Transforming subsets of data in R with by, ddply and data.table

7 comments
Transforming data sets with R is usually the starting point of my data analysis work. Here is a scenario which comes up from time to time: transform subsets of a data frame, based on context given in one or a combination of columns.

As an example I use a data set which shows sales figures by product for a number of years:
df <- data.frame(Product=gl(3,10,labels=c("A","B", "C")), 
                 Year=factor(rep(2002:2011,3)), 
                 Sales=1:30)
head(df)
##   Product Year Sales
## 1       A 2002     1
## 2       A 2003     2
## 3       A 2004     3
## 4       A 2005     4
## 5       A 2006     5
## 6       A 2007     6
I am interested in absolute and relative sales developments by product over time. Hence, I would like to add a column to my data frame that shows the sales figures divided by the total sum of sales in each year, so I can create a chart which looks like this:

There are lots of ways of doing this transformation in R. Here are three approaches using:
  • base R with by,
  • ddply of the plyr package,
  • data.table of the package with the same name.

by

The idea here is to use by to split the data for each year and to apply the transform function to each subset to calculate the share of sales for each product with the following function: fn <- function(x) x/sum(x). Having defined the function fn I can apply it in a by statement, and as its output will be a list, I wrap it into a do.call command to row-bind (rbind) the list elements:
R1 <- do.call("rbind", as.list(
  by(df, df["Year"], transform, Share=fn(Sales))
))

head(R1)
##         Product Year Sales      Share
## 2002.1        A 2002     1 0.03030303
## 2002.11       B 2002    11 0.33333333
## 2002.21       C 2002    21 0.63636364
## 2003.2        A 2003     2 0.05555556
## 2003.12       B 2003    12 0.33333333
## 2003.22       C 2003    22 0.61111111

ddply

Hadely's plyr package provides an elegant wrapper for this job with the ddply function. Again I use the transform function with my self defined fn function:

library(plyr)
R2 <- ddply(df, "Year", transform, Share=fn(Sales))

head(R2)
##   Product Year Sales      Share
## 1       A 2002     1 0.03030303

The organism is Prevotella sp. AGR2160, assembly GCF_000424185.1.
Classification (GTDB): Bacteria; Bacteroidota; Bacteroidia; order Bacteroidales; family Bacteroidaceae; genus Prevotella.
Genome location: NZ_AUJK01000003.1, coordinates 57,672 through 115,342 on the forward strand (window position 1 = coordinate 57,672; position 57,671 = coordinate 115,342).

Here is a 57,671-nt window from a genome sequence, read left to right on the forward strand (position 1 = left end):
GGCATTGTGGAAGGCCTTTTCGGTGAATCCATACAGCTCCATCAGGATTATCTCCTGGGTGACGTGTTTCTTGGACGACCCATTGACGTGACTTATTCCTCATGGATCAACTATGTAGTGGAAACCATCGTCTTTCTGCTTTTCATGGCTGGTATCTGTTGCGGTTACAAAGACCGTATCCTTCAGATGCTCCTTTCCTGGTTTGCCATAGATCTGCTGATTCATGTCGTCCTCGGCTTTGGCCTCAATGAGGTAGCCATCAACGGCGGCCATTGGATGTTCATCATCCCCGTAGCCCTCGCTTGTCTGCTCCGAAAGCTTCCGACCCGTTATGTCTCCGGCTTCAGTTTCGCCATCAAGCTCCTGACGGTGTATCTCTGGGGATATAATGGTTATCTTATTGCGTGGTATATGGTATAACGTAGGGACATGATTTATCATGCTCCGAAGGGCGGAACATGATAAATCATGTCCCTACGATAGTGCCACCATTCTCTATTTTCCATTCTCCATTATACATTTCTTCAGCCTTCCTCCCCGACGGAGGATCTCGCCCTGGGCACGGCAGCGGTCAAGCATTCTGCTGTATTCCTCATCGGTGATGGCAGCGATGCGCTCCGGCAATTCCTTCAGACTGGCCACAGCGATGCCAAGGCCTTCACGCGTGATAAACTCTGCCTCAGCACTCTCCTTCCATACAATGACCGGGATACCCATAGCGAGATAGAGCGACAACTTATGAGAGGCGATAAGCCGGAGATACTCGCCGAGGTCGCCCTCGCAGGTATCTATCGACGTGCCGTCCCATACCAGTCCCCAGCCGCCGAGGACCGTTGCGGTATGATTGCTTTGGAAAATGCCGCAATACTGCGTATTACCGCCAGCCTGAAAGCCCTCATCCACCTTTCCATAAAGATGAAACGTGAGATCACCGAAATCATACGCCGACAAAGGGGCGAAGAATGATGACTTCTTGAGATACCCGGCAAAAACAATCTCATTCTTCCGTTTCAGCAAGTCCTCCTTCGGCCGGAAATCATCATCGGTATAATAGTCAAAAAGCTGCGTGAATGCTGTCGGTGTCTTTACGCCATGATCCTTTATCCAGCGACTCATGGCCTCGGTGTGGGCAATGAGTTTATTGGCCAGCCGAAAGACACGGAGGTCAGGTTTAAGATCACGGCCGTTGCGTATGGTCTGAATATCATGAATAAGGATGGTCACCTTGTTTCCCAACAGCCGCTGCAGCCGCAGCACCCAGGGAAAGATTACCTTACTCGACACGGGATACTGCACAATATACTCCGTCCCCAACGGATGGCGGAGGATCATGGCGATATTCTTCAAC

## 2       B 2002    11 0.33333333
## 3       C 2002    21 0.63636364
## 4       A 2003     2 0.05555556
## 5       B 2003    12 0.33333333
## 6       C 2003    22 0.61111111

data.table

With data.table I have to do a little bit more legwork, in particular I have to think about the indices I need to use. Yet, it is still straight forward:

library(data.table)
## Convert df into a data.table
dt <- data.table(df) 
## Set Year as a key
setkey(dt, "Year") 
## Calculate the sum of sales per year(=key(dt))
X <- dt[, list(SUM=sum(Sales)), by=key(dt)] 
## Join X and dt, both have the same key and
## add the share of sales as an additional column
R3 <- dt[X, list(Sales, Product, Share=Sales/SUM)]

head(R3)
##      Year Sales Product      Share
## [1,] 2002     1       A 0.03030303
## [2,] 2002    11       B 0.33333333
## [3,] 2002    21       C 0.63636364
## [4,] 2003     2       A 0.05555556
## [5,] 2003    12       B 0.33333333
## [6,] 2003    22       C 0.61111111
Although data.table may look cumbersome compared to ddply and by, I will show below that it is actually a lot faster than the two other approaches.

Plotting the results

With any of the three outputs I can create the chart from above with latticeExtra:
library(latticeExtra)
asTheEconomist(
 xyplot(Sales + Share ~ Year, groups=Product, 
  data=R3, t="b", 
  scales=list(relation="free",x=list(rot=45)), 
  auto.key=list(space="top", column=3),
  main="Product information")
)

Comparing performance of by, ddply and data.table

Let me move on to a more real life example with 100 companies, each with 20 products and a 10 year history:
set.seed(1)
df <- data.frame(Company=rep(paste("Company", 1:100),200),
                 Product=gl(20,100,labels=LETTERS[1:20]), 
                 Year=sort(rep(2002:2011,2000)), 
                 Sales=rnorm(20000, 100,10))
I use the same three approaches to calculate the share of sales by product for each year and company, but this time I will measure the execution time on my old iBook G4, running R-2.15.0:
r1 <- system.time(